Monday, December 19, 2011
If you’re looking for a last-minute Christmas gift for the book lover on your list, it might be a good time to get on the e-reader bandwagon. According to the latest issue of Consumer Reports, they’re lighter, cheaper and better than they’ve ever been. But how do you decide which one to choose? And do you choose a tablet or an e-reader?
Researching the various devices may help. Consumer Reports used criteria including readability, responsiveness, battery life and screen size for the study in its most recent issue. According to those criteria, Barnes and Noble’s Nook came out on top.
Sometimes, however, consumers need to test drive a product before buying it, and this is where the public library can help. “Every day I get four or five calls asking about e-readers,” says adult services coordinator Lynn Koenig.
Last summer the library acquired four devices with grant money from the Praxair Foundation: an iPad, a Sony Reader, a Nook Simple Touch and a Kindle. Plans are to attach the devices to a kiosk adjacent to the reference desk so patrons can experiment with the various designs and models. In addition, the library is offering several technology “petting zoos,” which allow patrons to come in and experiment with the various devices before choosing.
It’s easy to understand people’s fondness for the electronic devices.
“E-readers are great,” Koenig says. “It’s so easy to carry them around, and you can get so much for free. Many titles are available from the Baen Science Fiction Library and the Gutenberg Project.”
In addition to the works in the public domain, readers can download books through the public library, although these services have recently gone through a transition in northeast Kansas when the state ended its contract with the vendor OverDrive after the company increased prices. Audio books are now available through OneClickdigital, and 3M is the contractor for eBooks. Patrons can learn how to access these services from the library.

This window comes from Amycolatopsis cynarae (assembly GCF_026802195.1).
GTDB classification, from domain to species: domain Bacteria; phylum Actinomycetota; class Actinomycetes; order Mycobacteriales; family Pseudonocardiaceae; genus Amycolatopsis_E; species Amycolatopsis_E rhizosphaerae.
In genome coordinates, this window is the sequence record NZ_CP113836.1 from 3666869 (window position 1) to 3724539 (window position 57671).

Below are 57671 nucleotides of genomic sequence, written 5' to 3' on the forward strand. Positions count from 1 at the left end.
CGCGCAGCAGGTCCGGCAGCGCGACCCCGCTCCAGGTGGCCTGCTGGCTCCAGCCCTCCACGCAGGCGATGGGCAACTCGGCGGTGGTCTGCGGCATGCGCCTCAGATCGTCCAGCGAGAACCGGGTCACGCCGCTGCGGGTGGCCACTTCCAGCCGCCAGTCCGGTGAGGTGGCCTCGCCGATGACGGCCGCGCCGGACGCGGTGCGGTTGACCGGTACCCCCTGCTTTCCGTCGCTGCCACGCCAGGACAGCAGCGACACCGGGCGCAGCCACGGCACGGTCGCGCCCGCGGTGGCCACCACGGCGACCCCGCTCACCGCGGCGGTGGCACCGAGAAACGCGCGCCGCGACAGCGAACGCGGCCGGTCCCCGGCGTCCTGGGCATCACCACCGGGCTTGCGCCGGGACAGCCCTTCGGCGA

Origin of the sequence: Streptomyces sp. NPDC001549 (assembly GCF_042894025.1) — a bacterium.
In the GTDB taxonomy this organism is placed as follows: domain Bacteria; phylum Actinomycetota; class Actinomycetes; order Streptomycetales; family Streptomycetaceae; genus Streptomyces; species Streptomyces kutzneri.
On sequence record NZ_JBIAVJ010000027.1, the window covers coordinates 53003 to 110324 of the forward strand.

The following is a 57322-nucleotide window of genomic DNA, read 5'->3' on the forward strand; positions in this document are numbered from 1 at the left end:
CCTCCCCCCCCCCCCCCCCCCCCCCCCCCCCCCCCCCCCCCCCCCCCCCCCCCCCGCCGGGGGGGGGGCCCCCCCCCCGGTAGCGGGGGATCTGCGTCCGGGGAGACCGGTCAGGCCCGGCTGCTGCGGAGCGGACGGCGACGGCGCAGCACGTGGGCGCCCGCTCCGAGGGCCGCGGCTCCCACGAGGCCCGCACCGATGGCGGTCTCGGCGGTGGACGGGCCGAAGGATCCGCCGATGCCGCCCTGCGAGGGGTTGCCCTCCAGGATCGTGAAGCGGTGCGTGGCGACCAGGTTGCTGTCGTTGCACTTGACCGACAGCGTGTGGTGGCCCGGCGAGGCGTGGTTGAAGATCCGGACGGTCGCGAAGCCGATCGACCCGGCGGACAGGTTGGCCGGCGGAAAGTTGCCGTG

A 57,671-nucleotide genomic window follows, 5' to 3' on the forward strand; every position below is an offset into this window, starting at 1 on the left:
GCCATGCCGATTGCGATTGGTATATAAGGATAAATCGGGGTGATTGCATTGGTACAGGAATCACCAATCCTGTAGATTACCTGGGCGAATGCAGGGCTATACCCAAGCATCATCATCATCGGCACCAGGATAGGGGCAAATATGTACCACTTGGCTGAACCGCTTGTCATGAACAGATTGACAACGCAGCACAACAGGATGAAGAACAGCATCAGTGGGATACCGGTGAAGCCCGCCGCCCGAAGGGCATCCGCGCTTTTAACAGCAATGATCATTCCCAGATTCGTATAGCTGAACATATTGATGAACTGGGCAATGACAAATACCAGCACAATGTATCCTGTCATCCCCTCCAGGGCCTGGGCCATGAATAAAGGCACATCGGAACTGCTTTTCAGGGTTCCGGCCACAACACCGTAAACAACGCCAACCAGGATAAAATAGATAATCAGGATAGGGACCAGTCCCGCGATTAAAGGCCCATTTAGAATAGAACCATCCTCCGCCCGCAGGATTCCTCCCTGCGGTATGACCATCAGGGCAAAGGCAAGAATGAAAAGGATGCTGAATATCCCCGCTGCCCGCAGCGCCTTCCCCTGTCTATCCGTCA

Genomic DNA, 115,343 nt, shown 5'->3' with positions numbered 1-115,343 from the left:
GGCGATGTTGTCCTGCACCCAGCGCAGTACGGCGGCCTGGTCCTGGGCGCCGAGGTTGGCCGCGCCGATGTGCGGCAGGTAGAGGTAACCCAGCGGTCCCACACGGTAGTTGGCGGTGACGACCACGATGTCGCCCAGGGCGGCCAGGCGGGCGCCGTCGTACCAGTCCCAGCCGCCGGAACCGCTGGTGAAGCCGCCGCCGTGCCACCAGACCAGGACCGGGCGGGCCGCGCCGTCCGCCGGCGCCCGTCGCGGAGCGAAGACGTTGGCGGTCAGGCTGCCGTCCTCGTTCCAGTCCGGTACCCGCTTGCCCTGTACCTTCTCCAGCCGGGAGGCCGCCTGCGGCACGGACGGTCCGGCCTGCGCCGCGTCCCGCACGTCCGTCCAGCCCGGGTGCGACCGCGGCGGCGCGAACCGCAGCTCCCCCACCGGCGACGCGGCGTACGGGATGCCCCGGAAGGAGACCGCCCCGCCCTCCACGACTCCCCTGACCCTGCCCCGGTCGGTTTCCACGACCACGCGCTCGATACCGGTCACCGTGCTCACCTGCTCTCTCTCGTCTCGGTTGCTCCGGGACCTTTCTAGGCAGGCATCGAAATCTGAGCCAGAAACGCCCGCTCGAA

Free material is not the only benefit of using the devices.
“My iPad is a great nightlight,” says Lawrence resident Lorrie Windholz, who has read several books on her device. She also discovered a benefit of the new technology while reading “Anne of Green Gables” with her daughter. “Whenever she didn’t know a word, she just touched the screen and up popped the definition.”
Lawrence resident Rick Kittel is another e-fan. Kittel has had a Kindle for several years but is hoping to get the Kindle Fire for Christmas.
“It’s a smaller device, which I can play in my car,” he says. He’s also looking forward to playing more audio books. “My Kindle has a text-to-voice feature, but it isn’t like the Kindle Fire, which can play audio books.”
Christmas came early for reference librarian Yilan Zhao who received her Nook Tablet several weeks ago.
“I heard the registration would take a pretty long time during Christmas, so I had my holiday early,” she says.
Like most users of tablets, Zhao has discovered the many perks of owning her new gadget but admits that she still has to learn how to download pictures, podcasts and games on it.
Zhao’s colleague Koenig isn’t sure how she feels about all of the extras on her electronic device. She had a Sony Reader for several years but recently switched over to a tablet. “I was reading this past weekend and thought how easy it was to get distracted because while reading I found myself wanting to check my email or do other things on the Internet,” she says.
Despite all of the advantages of electronic devices, not everyone has jumped aboard the e-bandwagon. Library marketing director Susan Brown is among them. “I like the smell of books,” says Brown, who calls herself a late adopter of all technology. “It’s gotta be old and cheap before I will buy it.”
Brown may change her mind this holiday, though.
“I am going to go play with my 75-year-old mother’s Kindle this Christmas,” she says. “After that, we’ll see.”